Hello from Geoff!
Don't worry about the slightly strange login name - I use it on another board, and it's easier to remember one name than two. I have HandsomeRob to thank for directing me here from there.
I'm currently embroiled in writing a fantasy novel which needs some Maps. In the process of making these Maps I find myself torn between expediency and perfectionism; part of me is happy with something which just shows where places are, but there's a more ambitious part which keeps saying, "you know, it would be nice if you had a proper heightmap for this and could write programs to work out rainfall and so on". Two questions in particular keep coming around a lot; I don't know if this is the correct place to ask them, but I'll repost if it isn't and someone can point me in the right direction.
1. Does anybody know of an algorithm which will take a map of a roughly Europe-sized continent which has coloured blobs to show different levels of heights (up to 200m, 200-500m, 500-1000m, and so on) and turn it into a realistic and believable heightmap?
2. (probably quite hard) If you have a heightmap and know the latitude and longitude of all its points, how easy is it to deduce the corresponding climates?
If there are answers, and they aren't too difficult to implement, I can do the programming myself; I'm just missing the necessary theoretical knowledge. Can anyone help?
Hi, Geoff, and welcome to the Guild. I'm so glad more and more authors such as yourself are finding us and asking questions! I have no help on eithe rof your questions, but I find both interesting and will look forward to reading the response you get.
Make sure to post your maps as well; we'd love to see them and (if ypu wish) help you make them better! Take care,
1. Change the colors to gray scale. Black is the lowest, white is the highest. Blur the whole thing. Drop it in Bryce or other 3D tool as a heightmap. You should be good to go.
2. Google "Earth Biosphere" you'll find exactly what you are looking for.
Oh, and welcome to the Guild! :D
Wow- That is a really good question. Effectively, you are asking how to go from contour lines to a (smoothed) heightfield.
Originally Posted by bricka
There is an example of the blurring method here:
The problem with it is that you will either end up with smooth steps, or loose detail in areas that change rapidly. The worst case example would be for smooth slope on one side of a hill with a drop-off on the other.
Could it really be that easy? I'll give it a try.
Originally Posted by RPMiller
Maybe I should have said "calculate" rather than "deduce". I know enough about meteorology to understand how different climates develop and can work them out in general terms for a map. The problem is getting down to specifics, such as "how far north would a Mediterranean climate extend" and "how high do mountains have to be to block significant amounts of rainfall".
Originally Posted by RPMiller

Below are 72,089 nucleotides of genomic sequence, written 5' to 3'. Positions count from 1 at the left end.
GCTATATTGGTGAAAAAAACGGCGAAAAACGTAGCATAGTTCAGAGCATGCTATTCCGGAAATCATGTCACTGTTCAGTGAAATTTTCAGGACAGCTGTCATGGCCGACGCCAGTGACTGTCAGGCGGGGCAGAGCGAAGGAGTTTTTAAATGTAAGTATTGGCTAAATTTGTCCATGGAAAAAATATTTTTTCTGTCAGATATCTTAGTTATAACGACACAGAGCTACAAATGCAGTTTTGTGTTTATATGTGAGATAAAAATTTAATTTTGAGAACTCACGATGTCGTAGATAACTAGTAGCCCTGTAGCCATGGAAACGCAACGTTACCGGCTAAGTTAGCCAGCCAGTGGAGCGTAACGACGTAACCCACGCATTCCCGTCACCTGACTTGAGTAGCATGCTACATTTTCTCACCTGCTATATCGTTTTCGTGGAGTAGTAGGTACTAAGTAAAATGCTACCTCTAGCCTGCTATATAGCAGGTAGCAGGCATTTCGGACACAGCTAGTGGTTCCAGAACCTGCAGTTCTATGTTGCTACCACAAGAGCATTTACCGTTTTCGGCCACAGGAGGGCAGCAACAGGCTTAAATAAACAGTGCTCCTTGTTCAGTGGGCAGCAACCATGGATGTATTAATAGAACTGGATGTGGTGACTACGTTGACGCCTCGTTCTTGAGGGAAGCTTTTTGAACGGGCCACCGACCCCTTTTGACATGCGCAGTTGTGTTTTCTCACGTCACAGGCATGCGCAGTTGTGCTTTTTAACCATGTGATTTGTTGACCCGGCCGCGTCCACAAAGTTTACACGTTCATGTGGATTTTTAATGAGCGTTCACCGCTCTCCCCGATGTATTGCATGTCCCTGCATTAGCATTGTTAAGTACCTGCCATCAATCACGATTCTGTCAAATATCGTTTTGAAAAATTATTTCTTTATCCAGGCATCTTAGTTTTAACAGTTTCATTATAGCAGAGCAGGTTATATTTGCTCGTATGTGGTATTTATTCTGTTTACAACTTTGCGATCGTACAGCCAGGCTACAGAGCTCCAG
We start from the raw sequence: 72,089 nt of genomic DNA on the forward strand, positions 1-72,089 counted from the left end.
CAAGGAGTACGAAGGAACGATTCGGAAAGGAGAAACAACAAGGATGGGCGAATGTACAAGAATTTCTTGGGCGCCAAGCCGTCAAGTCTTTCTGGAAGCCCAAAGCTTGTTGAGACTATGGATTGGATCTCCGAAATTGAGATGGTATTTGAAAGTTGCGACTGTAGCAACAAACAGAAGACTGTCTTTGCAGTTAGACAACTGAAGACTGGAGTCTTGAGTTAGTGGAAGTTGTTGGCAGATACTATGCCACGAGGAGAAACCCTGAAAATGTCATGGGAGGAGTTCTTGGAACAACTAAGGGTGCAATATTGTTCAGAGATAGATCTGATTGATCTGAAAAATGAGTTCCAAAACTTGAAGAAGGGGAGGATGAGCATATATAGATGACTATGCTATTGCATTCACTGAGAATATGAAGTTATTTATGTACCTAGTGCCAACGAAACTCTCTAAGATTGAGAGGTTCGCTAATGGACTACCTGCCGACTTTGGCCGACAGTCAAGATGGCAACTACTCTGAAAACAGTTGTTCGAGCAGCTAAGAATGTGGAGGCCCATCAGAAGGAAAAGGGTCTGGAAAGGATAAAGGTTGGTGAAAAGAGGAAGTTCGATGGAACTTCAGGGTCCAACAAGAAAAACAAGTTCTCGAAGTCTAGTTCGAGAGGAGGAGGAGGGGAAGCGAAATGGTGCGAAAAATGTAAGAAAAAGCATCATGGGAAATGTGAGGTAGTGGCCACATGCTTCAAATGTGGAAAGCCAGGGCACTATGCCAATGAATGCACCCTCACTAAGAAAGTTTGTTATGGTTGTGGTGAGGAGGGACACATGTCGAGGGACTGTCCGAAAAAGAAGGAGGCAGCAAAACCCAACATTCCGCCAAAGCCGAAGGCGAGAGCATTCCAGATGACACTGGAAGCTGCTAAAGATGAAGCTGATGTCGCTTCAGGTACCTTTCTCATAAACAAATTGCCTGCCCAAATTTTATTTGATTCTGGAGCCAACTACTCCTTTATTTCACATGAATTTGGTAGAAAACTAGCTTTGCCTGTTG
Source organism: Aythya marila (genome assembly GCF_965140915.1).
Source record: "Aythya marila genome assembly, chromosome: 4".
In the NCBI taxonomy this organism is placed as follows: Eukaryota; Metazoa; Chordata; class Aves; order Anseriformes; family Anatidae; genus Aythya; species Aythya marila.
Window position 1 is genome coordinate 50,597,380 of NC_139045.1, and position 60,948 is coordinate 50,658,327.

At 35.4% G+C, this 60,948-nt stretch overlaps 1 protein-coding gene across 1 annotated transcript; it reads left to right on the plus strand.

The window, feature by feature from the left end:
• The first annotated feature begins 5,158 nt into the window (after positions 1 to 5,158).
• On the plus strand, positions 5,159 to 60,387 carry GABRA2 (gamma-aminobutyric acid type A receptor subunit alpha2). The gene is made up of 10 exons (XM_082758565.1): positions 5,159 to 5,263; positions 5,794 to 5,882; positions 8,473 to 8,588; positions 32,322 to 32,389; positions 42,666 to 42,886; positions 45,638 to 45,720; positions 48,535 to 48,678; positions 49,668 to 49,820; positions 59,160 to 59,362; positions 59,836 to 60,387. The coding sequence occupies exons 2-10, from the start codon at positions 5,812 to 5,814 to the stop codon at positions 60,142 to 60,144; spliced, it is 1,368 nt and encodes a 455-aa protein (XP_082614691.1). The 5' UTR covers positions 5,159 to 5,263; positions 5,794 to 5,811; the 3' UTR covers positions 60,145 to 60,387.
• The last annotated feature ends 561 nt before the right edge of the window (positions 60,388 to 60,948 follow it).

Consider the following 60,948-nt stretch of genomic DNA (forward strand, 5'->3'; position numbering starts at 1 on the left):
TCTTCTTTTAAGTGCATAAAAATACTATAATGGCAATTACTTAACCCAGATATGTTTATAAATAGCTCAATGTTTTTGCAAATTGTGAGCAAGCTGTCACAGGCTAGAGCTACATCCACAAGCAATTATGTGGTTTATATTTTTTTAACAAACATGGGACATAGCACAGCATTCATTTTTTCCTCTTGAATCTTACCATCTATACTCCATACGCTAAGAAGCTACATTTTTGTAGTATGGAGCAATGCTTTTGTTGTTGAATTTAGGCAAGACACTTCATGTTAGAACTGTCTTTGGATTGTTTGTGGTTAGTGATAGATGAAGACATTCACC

Hi Geoff! Welcome to the Guild!
Have a look at Fractal Terrains, which generates climate / temp / altitude maps automatically. Here is an example which took about about 10 seconds to create because the map is randomly generated. If you want to create your own continents it'll take longer, but the rainfall / climate conversions are still done by the software. (I have no idea how accurate they are, but there are lots of settings you can play with - axial tilt etc, so I guess they are based on some sort of science).
It is very loose science. ;) The creator, Joe Slayton, has dealt with this very question umpteen times. The basic science calculations are all there, but it should always be considered a suggestion. It does not take things like wind and water currents into consideration since it can't calculate those, and a vast amount of climate conditions are based of wind and water currents. Instead it uses, temperature, altitude and rainfall to calculate the climates which is only half of the calculations for a true biosphere.
Hello Geoff!!! Nice to see you here!!
Regarding climates, you well know how hard it is to calculate what you want. I remember reading a paper about the winds of Argentina (the pampero, the sudestada and another one I can't remember its name...), which gave some figures about speed and humidity change while crossing the Andes. I'll have to go to the library to check it out, though...
However, it would be extremely hard to code...
Idea: How about using a FEA software, like abaqus (which is GNU iirc) or CFD like OpenFOAM (Which is GPL, but I have to say I haven't used -not my field...), although I'm not sure about the last one... I just heard about it from my buddies at uni.
Of course, we end up where we always do: yet another thing to learn to aid our secret vice of conworlding :(
RPMiller hit the nail on the head with his post. Wind and water currents are EXTREMELY important to climate.
Perfect example is the Gulf Stream (travelling from eastern coast of S. America, up over the equator, past the east coast of north america, then crossing the atlantic, and continuing up past the west coast of the united kingdom).
The UK has year-round weather that is more moderate than New York state (I'm here in London, and I'm told that they go whole years without any snow.).
Big deal, you might say--until you compare how far north New York state and the UK are. The Gulf Stream has a HUGE impact on the weather of western Europe.